Donnie insisted that I go on this bear hunt as nothing would happen within the two weeks I would be away and my buddy Charlie Rock from St. Louis was packed and ready to travel up North. I knew that if I didn’t go it would upset Donnie so I agreed to go and make the best of the trip.
Charlie and I met up in Anchorage and flew to Cold Bay on the 28th of September and were flown into the bush the following day by super cub which was two days before the season started. I saw five or six bears on my flight in to a place called Winding Creek. When Charlie arrived we did our best to brace our camp for what is now the windiest place that I have ever been. We set up our 4-man Cabela’s Outfitter tent with vestibule and a tarp for a cook area. Here is chief cook, handyman, and bearer of the .375, and one heck of a great buddy Charlie at our cook tent.
We located the best vantage points and glassed, glassed, and glassed but didn’t see much after the season opened except a sow and two cubs and one lone bear that we stalked to within 100 yards. The bear crossed our path and went on alert and headed out. There weren’t really any salmon left in the streams like we anticipated and were told would be there so the bear sightings were pretty lean and were dictated by when one would happen through the area while feeding on berries.
We agreed with our pilot that we would call on about the fifth or sixth day if our area wasn’t producing so we called and arranged to be moved. That evening we saw another lone bear about an hour away and hour before dark but didn’t relocate the bear the following morning.
I was moved first and we saw three wolves on our flight. I had to hold the wing strut of the plane down while the pilot unloaded my gear so the plane wouldn’t get flipped over it was so windy and did the same when Charlie’s flight came in.
The second camp was along the coast near a lagoon. We had to wait a couple hours for the wind and rain to calm down enough to set up our second camp and while we did so a lone bear came on the other side off the mouth of the lagoon, and swam out into the surf and bobbed for fish. I’m telling you this was Jeff Spicoli, “Surfs-Up Dude” kinda surf, big looking stuff to this land-lover; I’m guessing 15 foot breakers!
We set up our tent using gray whale vertebrae as tent hold downs and driftwood for our cook lean-to and for seats. We could glass a large area from a hill just outside of camp and we soon located what turned out to be a large sow and cub.
One afternoon Charlie and I hunted along the coast to see if a bear might be looking for something to eat that has washed on shore. Here is a photo of yours truly after the surf had calmed down.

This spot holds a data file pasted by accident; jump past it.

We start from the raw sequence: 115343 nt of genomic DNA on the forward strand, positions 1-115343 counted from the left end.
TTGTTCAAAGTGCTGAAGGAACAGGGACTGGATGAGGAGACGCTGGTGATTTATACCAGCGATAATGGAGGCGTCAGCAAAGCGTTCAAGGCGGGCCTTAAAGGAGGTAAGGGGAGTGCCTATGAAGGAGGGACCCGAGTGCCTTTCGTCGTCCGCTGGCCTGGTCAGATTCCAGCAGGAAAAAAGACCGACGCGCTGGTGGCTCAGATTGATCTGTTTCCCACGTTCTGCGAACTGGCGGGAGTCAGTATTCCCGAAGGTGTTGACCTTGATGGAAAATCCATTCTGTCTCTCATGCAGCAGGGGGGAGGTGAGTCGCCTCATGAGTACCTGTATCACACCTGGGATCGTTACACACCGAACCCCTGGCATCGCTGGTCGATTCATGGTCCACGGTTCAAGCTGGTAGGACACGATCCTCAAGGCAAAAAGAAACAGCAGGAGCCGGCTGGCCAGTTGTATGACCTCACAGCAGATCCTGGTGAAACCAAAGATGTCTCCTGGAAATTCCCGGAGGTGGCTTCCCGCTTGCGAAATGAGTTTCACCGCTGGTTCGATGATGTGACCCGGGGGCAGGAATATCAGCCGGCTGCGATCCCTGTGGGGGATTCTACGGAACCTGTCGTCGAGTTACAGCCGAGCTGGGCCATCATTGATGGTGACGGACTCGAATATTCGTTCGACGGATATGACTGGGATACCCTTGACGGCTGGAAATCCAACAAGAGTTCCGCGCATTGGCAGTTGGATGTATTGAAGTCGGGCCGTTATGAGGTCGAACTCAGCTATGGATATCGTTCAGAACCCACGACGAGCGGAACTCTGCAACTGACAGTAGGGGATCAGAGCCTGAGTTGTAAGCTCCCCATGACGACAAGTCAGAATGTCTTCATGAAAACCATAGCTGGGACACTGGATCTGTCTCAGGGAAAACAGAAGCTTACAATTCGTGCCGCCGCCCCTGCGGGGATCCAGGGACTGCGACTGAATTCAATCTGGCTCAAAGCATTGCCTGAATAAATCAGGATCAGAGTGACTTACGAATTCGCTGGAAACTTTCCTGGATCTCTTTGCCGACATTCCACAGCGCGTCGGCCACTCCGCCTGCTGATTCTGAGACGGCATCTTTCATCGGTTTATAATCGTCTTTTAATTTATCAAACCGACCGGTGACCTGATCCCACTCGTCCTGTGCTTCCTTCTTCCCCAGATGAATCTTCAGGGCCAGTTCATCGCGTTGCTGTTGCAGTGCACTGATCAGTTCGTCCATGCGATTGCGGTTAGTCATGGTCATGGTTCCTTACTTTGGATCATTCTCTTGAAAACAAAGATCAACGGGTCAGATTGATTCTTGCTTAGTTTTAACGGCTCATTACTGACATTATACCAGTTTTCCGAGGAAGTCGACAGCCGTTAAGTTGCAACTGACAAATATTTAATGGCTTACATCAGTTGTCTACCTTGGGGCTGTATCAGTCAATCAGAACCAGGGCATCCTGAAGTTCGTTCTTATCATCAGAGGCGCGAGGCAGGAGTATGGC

The beach combing was fantastic. We found more whale bones including the whale rib that I’m leaning on in this photo, more vertebrae, and even a skull that I estimate would weigh over 300 pounds.
We also found numerous fishing floats that broke free including a dozen small glass floats from the oriental fleets of yesteryear. I stalked to within yards of a red fox but couldn’t pull off getting the close range shot. We didn’t see any bears.
In the succeeding days we ventured up to the lake’s inlet and found the last of the semi-living silver salmon and remnants of many that had been devoured earlier in the run.
We started back for camp in the rain and WHAM! There it was. There was a bear, only yards ahead in the long-grass. We backed up to re-group and then slowly moved in to mere yards of the boar. I was so close I could see the rain drops on his coat, claws on his paws, and the whites in his eyes.
To be Continued.....
The bear that had killed him must have been a brute. We stopped and looked over the fresh carcass and pondered its death before retreating back to camp.
The bear hunting continued to not live up to the islands reputation as our time ticked away. Towards the end of our stay it sunk in that we were camped on a historic campsite. We started noticing that there were more artifacts strewn about on the ground than the broken oil lamp that I had found on the first day.
We found dozens of stone weights used with fishing nets, basalt shards that were pressure flaked, bones that were worked into tools, and then the discovery that made all of the others pale; a mass human grave site with skulls, lower mandibles, femurs, etc. eroding from the cut bank from one small location. I photographed the site and filed a report with the USFWS upon my return.
On the last evening a fox offered the close-range shot with a volcano as a beautiful backdrop and capped off our visit to this most windy isle.